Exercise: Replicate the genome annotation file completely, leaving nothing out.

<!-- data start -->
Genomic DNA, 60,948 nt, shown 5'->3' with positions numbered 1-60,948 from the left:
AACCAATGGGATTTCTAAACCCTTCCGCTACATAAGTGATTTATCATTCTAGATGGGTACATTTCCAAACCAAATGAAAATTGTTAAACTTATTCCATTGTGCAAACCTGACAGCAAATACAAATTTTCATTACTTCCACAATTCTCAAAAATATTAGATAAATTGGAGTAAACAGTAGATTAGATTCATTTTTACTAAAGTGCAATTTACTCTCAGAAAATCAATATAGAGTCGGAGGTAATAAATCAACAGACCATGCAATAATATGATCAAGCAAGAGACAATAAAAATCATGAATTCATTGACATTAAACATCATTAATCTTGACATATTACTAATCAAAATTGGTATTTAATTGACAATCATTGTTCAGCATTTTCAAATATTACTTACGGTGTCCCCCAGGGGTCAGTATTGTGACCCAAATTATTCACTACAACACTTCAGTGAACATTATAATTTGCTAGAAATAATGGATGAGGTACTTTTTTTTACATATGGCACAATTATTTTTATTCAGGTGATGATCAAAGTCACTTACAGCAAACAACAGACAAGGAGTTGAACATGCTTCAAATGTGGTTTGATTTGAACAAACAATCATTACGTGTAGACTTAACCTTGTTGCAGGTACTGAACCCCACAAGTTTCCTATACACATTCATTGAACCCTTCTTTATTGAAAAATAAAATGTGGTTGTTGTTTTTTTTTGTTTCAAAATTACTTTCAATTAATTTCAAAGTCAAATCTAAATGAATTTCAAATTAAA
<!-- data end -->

Genomic DNA, 60,948 nt, shown 5'->3' with positions numbered 1-60,948 from the left:
AACCAATGGGATTTCTAAACCCTTCCGCTACATAAGTGATTTATCATTCTAGATGGGTACATTTCCAAACCAAATGAAAATTGTTAAACTTATTCCATTGTGCAAACCTGACAGCAAATACAAATTTTCATTACTTCCACAATTCTCAAAAATATTAGATAAATTGGAGTAAACAGTAGATTAGATTCATTTTTACTAAAGTGCAATTTACTCTCAGAAAATCAATATAGAGTCGGAGGTAATAAATCAACAGACCATGCAATAATATGATCAAGCAAGAGACAATAAAAATCATGAATTCATTGACATTAAACATCATTAATCTTGACATATTACTAATCAAAATTGGTATTTAATTGACAATCATTGTTCAGCATTTTCAAATATTACTTACGGTGTCCCCCAGGGGTCAGTATTGTGACCCAAATTATTCACTACAACACTTCAGTGAACATTATAATTTGCTAGAAATAATGGATGAGGTACTTTTTTTTACATATGGCACAATTATTTTTATTCAGGTGATGATCAAAGTCACTTACAGCAAACAACAGACAAGGAGTTGAACATGCTTCAAATGTGGTTTGATTTGAACAAACAATCATTACGTGTAGACTTAACCTTGTTGCAGGTACTGAACCCCACAAGTTTCCTATACACATTCATTGAACCCTTCTTTATTGAAAAATAAAATGTGGTTGTTGTTTTTTTTTGTTTCAAAATTACTTTCAATTAATTTCAAAGTCAAATCTAAATGAATTTCAAATTAAA